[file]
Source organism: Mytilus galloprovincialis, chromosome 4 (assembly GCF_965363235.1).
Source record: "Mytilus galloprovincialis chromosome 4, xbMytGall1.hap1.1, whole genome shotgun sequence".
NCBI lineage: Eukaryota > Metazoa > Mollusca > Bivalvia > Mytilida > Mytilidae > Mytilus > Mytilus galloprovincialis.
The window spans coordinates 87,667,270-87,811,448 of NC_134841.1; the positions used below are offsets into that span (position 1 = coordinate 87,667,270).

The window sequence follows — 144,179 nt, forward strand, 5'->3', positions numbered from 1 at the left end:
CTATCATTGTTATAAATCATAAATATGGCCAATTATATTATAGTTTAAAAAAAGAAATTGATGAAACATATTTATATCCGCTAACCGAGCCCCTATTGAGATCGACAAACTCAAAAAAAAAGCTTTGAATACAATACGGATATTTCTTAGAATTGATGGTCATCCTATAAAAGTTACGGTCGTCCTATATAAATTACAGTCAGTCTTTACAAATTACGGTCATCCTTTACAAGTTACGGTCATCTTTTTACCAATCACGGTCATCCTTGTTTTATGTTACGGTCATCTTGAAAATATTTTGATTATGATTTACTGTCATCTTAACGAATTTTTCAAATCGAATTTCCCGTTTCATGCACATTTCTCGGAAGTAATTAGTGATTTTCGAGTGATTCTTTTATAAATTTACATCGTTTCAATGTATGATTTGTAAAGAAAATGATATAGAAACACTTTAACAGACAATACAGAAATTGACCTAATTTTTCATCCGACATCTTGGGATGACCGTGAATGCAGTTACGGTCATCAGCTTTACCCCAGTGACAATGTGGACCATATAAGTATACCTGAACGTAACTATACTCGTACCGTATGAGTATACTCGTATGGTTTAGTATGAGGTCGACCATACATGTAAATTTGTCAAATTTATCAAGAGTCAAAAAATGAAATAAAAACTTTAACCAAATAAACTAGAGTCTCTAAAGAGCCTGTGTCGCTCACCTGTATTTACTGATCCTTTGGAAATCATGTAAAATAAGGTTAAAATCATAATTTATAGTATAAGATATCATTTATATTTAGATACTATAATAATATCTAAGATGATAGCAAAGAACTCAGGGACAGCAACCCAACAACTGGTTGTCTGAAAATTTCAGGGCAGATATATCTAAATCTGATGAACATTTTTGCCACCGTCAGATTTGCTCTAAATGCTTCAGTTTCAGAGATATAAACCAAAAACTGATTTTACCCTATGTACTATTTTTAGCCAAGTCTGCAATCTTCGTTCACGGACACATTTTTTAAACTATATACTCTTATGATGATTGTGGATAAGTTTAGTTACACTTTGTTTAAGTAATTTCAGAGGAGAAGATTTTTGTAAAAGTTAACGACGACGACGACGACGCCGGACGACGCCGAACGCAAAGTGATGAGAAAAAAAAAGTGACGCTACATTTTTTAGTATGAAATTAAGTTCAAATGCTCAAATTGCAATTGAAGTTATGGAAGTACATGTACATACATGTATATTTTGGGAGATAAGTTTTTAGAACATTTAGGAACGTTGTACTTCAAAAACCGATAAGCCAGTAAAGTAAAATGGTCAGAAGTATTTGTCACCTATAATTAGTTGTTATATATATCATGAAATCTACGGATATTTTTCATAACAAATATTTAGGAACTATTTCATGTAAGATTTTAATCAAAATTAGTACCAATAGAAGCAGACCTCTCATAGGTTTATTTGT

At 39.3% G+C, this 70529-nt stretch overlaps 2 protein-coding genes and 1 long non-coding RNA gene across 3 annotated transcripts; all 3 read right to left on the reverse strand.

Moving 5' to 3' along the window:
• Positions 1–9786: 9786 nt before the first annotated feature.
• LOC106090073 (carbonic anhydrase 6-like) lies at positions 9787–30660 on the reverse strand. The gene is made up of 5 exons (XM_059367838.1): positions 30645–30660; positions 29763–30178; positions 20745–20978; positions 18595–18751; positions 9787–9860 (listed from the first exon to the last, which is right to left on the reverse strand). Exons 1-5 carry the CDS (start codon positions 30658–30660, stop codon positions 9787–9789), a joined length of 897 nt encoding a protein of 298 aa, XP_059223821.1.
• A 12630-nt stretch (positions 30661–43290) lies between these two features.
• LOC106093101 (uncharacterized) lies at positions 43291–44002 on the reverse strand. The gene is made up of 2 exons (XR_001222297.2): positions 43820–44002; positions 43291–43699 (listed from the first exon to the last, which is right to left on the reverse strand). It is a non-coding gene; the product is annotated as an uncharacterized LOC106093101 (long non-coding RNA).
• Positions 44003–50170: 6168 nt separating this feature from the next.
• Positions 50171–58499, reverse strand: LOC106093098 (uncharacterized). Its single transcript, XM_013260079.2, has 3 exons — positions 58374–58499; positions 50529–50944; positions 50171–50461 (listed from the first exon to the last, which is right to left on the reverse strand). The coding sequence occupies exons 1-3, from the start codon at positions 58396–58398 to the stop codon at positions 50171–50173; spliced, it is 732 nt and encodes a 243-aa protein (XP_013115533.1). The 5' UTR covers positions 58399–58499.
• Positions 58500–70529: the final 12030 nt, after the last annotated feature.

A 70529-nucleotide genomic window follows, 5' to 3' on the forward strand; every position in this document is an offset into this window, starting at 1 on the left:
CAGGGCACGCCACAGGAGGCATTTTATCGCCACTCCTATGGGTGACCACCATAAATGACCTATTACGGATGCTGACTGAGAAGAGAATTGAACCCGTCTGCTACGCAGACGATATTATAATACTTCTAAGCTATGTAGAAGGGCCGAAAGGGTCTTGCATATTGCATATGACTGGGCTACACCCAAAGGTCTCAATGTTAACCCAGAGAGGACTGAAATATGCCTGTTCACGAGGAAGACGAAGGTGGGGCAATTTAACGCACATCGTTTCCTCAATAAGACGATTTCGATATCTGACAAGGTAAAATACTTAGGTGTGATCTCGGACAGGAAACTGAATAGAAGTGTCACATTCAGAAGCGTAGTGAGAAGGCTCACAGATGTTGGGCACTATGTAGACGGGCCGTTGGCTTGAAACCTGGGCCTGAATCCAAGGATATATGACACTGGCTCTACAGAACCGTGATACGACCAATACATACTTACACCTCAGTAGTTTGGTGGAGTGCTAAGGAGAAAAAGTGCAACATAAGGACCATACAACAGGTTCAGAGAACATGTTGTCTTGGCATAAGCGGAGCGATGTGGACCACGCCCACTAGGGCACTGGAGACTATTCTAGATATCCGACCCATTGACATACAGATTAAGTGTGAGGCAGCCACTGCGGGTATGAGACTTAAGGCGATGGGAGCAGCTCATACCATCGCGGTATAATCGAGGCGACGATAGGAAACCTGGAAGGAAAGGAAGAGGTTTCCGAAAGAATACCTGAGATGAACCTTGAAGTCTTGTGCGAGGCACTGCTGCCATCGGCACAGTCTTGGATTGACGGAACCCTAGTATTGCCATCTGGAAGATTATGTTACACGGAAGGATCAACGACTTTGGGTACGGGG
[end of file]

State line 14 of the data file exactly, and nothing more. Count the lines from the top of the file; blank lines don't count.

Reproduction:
• Positions 50171–58499, reverse strand: LOC106093098 (uncharacterized). Its single transcript, XM_013260079.2, has 3 exons — positions 58374–58499; positions 50529–50944; positions 50171–50461 (listed from the first exon to the last, which is right to left on the reverse strand). The coding sequence occupies exons 1-3, from the start codon at positions 58396–58398 to the stop codon at positions 50171–50173; spliced, it is 732 nt and encodes a 243-aa protein (XP_013115533.1). The 5' UTR covers positions 58399–58499.